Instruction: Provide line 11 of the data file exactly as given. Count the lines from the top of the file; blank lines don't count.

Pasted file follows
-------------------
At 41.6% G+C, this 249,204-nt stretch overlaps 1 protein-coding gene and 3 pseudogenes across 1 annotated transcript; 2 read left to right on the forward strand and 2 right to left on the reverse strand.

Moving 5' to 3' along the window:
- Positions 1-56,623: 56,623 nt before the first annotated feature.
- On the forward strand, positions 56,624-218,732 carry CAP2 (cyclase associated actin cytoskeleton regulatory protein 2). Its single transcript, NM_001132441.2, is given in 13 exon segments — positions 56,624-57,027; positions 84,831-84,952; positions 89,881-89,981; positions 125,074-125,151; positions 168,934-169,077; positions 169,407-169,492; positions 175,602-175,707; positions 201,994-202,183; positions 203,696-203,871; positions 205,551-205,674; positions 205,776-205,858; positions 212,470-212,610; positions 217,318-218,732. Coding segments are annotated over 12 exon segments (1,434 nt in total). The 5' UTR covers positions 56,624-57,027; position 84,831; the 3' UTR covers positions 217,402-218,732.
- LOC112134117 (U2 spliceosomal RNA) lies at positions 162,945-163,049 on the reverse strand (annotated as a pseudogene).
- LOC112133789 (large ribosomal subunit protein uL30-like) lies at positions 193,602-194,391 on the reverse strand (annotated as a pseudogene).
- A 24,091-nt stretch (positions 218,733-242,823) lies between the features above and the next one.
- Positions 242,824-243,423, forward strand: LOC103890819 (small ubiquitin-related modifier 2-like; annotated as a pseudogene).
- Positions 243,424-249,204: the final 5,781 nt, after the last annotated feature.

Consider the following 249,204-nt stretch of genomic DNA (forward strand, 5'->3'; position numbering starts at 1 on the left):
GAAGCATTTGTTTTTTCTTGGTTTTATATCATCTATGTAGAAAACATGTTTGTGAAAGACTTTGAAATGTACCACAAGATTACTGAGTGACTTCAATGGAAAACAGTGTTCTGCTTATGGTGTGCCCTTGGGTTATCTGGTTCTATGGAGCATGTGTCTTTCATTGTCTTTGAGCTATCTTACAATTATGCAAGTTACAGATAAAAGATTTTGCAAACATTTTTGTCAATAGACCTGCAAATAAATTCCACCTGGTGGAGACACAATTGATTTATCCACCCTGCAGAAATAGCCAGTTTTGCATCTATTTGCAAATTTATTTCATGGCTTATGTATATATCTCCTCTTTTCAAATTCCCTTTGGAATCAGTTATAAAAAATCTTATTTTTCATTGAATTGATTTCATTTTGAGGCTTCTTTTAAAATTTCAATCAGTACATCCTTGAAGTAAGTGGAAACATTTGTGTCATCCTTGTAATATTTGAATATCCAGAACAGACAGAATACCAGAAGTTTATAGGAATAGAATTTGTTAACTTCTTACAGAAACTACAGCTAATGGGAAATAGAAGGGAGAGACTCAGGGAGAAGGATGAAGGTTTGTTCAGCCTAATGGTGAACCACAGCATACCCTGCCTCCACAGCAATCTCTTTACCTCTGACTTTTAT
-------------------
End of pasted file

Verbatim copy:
GAAGCATTTGTTTTTTCTTGGTTTTATATCATCTATGTAGAAAACATGTTTGTGAAAGACTTTGAAATGTACCACAAGATTACTGAGTGACTTCAATGGAAAACAGTGTTCTGCTTATGGTGTGCCCTTGGGTTATCTGGTTCTATGGAGCATGTGTCTTTCATTGTCTTTGAGCTATCTTACAATTATGCAAGTTACAGATAAAAGATTTTGCAAACATTTTTGTCAATAGACCTGCAAATAAATTCCACCTGGTGGAGACACAATTGATTTATCCACCCTGCAGAAATAGCCAGTTTTGCATCTATTTGCAAATTTATTTCATGGCTTATGTATATATCTCCTCTTTTCAAATTCCCTTTGGAATCAGTTATAAAAAATCTTATTTTTCATTGAATTGATTTCATTTTGAGGCTTCTTTTAAAATTTCAATCAGTACATCCTTGAAGTAAGTGGAAACATTTGTGTCATCCTTGTAATATTTGAATATCCAGAACAGACAGAATACCAGAAGTTTATAGGAATAGAATTTGTTAACTTCTTACAGAAACTACAGCTAATGGGAAATAGAAGGGAGAGACTCAGGGAGAAGGATGAAGGTTTGTTCAGCCTAATGGTGAACCACAGCATACCCTGCCTCCACAGCAATCTCTTTACCTCTGACTTTTAT